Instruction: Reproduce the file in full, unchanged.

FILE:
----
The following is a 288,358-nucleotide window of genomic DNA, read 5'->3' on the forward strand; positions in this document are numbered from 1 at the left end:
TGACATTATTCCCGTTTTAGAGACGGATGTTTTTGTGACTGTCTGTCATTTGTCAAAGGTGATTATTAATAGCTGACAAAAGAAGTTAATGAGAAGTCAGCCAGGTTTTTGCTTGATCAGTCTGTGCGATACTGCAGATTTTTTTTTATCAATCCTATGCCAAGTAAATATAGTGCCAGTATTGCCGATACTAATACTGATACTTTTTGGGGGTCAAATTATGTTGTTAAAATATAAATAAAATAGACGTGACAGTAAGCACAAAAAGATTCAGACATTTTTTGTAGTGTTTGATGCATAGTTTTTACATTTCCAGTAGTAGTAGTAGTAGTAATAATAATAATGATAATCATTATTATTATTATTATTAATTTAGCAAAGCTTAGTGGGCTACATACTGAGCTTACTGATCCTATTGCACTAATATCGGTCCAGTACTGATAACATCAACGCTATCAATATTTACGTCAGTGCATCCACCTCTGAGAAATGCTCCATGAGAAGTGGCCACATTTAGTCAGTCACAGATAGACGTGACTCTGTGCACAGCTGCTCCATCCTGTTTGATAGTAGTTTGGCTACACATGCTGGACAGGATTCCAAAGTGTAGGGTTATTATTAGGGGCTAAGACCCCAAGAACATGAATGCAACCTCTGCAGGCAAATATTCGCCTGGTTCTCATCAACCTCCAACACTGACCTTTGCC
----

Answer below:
The following is a 288,358-nucleotide window of genomic DNA, read 5'->3' on the forward strand; positions in this document are numbered from 1 at the left end:
TGACATTATTCCCGTTTTAGAGACGGATGTTTTTGTGACTGTCTGTCATTTGTCAAAGGTGATTATTAATAGCTGACAAAAGAAGTTAATGAGAAGTCAGCCAGGTTTTTGCTTGATCAGTCTGTGCGATACTGCAGATTTTTTTTTATCAATCCTATGCCAAGTAAATATAGTGCCAGTATTGCCGATACTAATACTGATACTTTTTGGGGGTCAAATTATGTTGTTAAAATATAAATAAAATAGACGTGACAGTAAGCACAAAAAGATTCAGACATTTTTTGTAGTGTTTGATGCATAGTTTTTACATTTCCAGTAGTAGTAGTAGTAGTAATAATAATAATGATAATCATTATTATTATTATTATTAATTTAGCAAAGCTTAGTGGGCTACATACTGAGCTTACTGATCCTATTGCACTAATATCGGTCCAGTACTGATAACATCAACGCTATCAATATTTACGTCAGTGCATCCACCTCTGAGAAATGCTCCATGAGAAGTGGCCACATTTAGTCAGTCACAGATAGACGTGACTCTGTGCACAGCTGCTCCATCCTGTTTGATAGTAGTTTGGCTACACATGCTGGACAGGATTCCAAAGTGTAGGGTTATTATTAGGGGCTAAGACCCCAAGAACATGAATGCAACCTCTGCAGGCAAATATTCGCCTGGTTCTCATCAACCTCCAACACTGACCTTTGCC